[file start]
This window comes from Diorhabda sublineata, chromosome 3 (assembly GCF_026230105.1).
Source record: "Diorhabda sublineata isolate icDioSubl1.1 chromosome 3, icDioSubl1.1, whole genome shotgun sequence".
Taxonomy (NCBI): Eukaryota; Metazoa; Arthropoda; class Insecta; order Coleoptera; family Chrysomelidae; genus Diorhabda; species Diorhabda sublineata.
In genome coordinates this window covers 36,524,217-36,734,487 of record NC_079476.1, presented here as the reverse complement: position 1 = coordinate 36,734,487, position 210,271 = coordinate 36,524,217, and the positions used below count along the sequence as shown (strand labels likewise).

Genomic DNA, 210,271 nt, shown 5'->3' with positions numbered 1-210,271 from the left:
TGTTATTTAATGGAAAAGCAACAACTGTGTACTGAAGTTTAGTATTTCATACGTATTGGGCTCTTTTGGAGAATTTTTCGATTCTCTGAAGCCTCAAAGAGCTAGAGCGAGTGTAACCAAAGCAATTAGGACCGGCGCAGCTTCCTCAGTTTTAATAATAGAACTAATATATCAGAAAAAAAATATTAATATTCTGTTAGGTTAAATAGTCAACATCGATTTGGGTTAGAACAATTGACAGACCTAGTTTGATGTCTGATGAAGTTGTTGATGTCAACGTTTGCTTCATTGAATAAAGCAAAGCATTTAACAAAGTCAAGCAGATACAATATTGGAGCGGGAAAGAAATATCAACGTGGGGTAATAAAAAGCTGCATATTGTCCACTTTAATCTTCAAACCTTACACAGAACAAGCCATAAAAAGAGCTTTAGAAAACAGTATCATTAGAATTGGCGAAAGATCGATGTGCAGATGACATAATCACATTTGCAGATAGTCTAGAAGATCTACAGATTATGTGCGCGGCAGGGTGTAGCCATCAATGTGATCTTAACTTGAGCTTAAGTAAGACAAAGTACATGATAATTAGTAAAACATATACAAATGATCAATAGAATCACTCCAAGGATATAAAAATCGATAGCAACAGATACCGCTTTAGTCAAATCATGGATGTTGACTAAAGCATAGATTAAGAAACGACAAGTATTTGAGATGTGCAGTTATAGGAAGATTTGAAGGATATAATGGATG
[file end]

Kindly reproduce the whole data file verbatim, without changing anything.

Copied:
This window comes from Diorhabda sublineata, chromosome 3 (assembly GCF_026230105.1).
Source record: "Diorhabda sublineata isolate icDioSubl1.1 chromosome 3, icDioSubl1.1, whole genome shotgun sequence".
Taxonomy (NCBI): Eukaryota; Metazoa; Arthropoda; class Insecta; order Coleoptera; family Chrysomelidae; genus Diorhabda; species Diorhabda sublineata.
In genome coordinates this window covers 36,524,217-36,734,487 of record NC_079476.1, presented here as the reverse complement: position 1 = coordinate 36,734,487, position 210,271 = coordinate 36,524,217, and the positions used below count along the sequence as shown (strand labels likewise).

Genomic DNA, 210,271 nt, shown 5'->3' with positions numbered 1-210,271 from the left:
TGTTATTTAATGGAAAAGCAACAACTGTGTACTGAAGTTTAGTATTTCATACGTATTGGGCTCTTTTGGAGAATTTTTCGATTCTCTGAAGCCTCAAAGAGCTAGAGCGAGTGTAACCAAAGCAATTAGGACCGGCGCAGCTTCCTCAGTTTTAATAATAGAACTAATATATCAGAAAAAAAATATTAATATTCTGTTAGGTTAAATAGTCAACATCGATTTGGGTTAGAACAATTGACAGACCTAGTTTGATGTCTGATGAAGTTGTTGATGTCAACGTTTGCTTCATTGAATAAAGCAAAGCATTTAACAAAGTCAAGCAGATACAATATTGGAGCGGGAAAGAAATATCAACGTGGGGTAATAAAAAGCTGCATATTGTCCACTTTAATCTTCAAACCTTACACAGAACAAGCCATAAAAAGAGCTTTAGAAAACAGTATCATTAGAATTGGCGAAAGATCGATGTGCAGATGACATAATCACATTTGCAGATAGTCTAGAAGATCTACAGATTATGTGCGCGGCAGGGTGTAGCCATCAATGTGATCTTAACTTGAGCTTAAGTAAGACAAAGTACATGATAATTAGTAAAACATATACAAATGATCAATAGAATCACTCCAAGGATATAAAAATCGATAGCAACAGATACCGCTTTAGTCAAATCATGGATGTTGACTAAAGCATAGATTAAGAAACGACAAGTATTTGAGATGTGCAGTTATAGGAAGATTTGAAGGATATAATGGATG